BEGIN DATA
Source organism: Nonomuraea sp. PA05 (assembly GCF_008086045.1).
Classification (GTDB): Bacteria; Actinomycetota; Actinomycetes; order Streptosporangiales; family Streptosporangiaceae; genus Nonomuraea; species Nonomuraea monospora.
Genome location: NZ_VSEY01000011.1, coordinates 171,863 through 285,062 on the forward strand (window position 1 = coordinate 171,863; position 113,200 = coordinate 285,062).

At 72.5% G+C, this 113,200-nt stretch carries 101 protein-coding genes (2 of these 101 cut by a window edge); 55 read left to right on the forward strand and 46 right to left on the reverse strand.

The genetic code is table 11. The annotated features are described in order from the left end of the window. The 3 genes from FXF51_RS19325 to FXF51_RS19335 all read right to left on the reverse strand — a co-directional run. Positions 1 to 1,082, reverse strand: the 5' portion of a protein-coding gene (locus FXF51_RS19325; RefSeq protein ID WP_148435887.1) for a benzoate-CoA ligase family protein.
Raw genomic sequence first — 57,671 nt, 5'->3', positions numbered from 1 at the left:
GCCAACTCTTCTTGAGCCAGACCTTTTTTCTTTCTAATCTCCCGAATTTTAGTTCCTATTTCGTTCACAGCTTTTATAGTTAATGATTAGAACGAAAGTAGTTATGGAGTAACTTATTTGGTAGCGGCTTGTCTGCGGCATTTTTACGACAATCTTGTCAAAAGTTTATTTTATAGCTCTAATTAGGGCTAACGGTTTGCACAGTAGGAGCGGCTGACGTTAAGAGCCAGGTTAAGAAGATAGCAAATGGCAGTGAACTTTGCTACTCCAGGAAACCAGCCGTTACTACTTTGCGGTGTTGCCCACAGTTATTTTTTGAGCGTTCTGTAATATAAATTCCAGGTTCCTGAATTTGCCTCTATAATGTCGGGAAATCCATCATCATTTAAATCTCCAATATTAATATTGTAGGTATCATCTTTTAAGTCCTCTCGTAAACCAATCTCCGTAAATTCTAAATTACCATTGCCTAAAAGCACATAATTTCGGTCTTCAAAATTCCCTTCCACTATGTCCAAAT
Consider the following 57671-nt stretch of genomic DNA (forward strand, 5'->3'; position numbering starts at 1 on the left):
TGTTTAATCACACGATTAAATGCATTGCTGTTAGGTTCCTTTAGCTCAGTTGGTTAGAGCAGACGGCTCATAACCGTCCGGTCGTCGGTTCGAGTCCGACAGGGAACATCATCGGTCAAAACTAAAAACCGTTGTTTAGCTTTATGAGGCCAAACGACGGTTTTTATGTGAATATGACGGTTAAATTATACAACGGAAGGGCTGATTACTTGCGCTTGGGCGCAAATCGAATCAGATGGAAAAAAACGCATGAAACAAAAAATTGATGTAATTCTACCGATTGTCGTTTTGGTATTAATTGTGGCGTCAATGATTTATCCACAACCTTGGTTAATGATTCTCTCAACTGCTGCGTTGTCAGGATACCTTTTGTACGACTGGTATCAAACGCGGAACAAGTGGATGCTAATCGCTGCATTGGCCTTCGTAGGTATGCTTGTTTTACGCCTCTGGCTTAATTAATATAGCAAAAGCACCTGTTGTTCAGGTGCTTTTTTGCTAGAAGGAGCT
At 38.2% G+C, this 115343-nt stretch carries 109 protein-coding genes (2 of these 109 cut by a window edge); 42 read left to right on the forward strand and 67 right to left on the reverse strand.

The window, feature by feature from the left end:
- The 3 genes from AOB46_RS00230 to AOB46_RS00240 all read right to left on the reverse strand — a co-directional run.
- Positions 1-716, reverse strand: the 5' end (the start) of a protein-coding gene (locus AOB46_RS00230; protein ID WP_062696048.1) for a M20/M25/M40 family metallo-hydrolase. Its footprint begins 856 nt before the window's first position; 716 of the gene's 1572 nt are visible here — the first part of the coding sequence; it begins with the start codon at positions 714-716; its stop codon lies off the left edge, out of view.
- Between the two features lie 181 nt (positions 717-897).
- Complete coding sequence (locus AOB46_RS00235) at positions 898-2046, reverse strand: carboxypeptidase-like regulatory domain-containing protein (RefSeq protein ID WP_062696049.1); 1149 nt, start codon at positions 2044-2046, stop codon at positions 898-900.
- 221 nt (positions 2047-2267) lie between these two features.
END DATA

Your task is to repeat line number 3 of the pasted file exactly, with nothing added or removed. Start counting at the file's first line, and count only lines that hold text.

Genome location: NZ_VSEY01000011.1, coordinates 171,863 through 285,062 on the forward strand (window position 1 = coordinate 171,863; position 113,200 = coordinate 285,062).